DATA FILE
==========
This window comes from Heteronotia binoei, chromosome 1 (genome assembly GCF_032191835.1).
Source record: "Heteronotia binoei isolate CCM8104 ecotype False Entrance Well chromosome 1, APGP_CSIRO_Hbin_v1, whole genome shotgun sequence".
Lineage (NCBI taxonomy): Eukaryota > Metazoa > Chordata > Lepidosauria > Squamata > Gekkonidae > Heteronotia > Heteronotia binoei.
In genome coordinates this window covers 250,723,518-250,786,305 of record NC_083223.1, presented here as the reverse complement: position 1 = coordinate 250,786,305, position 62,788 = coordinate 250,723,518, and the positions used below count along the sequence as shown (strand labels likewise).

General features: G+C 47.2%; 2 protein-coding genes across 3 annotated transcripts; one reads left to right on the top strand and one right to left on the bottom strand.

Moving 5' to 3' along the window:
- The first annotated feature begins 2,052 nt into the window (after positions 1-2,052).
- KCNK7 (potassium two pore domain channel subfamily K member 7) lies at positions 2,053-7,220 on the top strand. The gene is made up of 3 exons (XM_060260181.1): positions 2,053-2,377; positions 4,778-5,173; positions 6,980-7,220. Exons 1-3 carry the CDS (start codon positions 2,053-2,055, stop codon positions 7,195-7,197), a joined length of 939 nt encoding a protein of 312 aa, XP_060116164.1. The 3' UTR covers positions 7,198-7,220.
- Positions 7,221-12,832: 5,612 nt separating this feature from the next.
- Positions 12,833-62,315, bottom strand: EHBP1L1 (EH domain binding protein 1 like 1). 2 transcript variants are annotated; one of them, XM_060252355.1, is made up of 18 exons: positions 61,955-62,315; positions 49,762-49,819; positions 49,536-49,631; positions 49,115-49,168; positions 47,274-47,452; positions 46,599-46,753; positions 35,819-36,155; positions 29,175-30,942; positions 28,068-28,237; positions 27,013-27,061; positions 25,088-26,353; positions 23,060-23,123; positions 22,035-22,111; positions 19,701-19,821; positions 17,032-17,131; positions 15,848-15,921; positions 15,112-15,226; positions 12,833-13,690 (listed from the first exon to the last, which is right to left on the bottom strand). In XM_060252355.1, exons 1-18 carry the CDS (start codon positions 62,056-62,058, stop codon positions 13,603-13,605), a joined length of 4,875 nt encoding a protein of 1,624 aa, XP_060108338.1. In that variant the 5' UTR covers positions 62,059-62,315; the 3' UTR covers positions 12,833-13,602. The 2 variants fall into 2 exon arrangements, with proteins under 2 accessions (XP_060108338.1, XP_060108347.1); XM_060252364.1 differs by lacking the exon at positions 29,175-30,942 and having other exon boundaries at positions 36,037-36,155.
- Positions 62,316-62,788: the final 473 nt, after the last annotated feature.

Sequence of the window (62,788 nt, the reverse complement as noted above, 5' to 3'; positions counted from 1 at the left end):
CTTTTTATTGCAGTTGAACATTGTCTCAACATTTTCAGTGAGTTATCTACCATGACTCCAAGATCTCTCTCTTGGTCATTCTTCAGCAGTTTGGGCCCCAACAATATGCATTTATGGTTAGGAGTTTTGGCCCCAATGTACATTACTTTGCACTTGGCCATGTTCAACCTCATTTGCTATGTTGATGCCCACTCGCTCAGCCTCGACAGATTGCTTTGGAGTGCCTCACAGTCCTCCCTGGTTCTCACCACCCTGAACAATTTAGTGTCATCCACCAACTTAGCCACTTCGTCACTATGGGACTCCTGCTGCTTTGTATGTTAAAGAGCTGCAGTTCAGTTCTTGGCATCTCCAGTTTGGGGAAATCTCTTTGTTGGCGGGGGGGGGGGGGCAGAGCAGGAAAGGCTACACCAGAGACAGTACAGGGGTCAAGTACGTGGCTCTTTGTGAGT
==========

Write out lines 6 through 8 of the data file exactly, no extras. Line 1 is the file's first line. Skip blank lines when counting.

Moving 5' to 3' along the window:
- The first annotated feature begins 2,052 nt into the window (after positions 1-2,052).
- KCNK7 (potassium two pore domain channel subfamily K member 7) lies at positions 2,053-7,220 on the top strand. The gene is made up of 3 exons (XM_060260181.1): positions 2,053-2,377; positions 4,778-5,173; positions 6,980-7,220. Exons 1-3 carry the CDS (start codon positions 2,053-2,055, stop codon positions 7,195-7,197), a joined length of 939 nt encoding a protein of 312 aa, XP_060116164.1. The 3' UTR covers positions 7,198-7,220.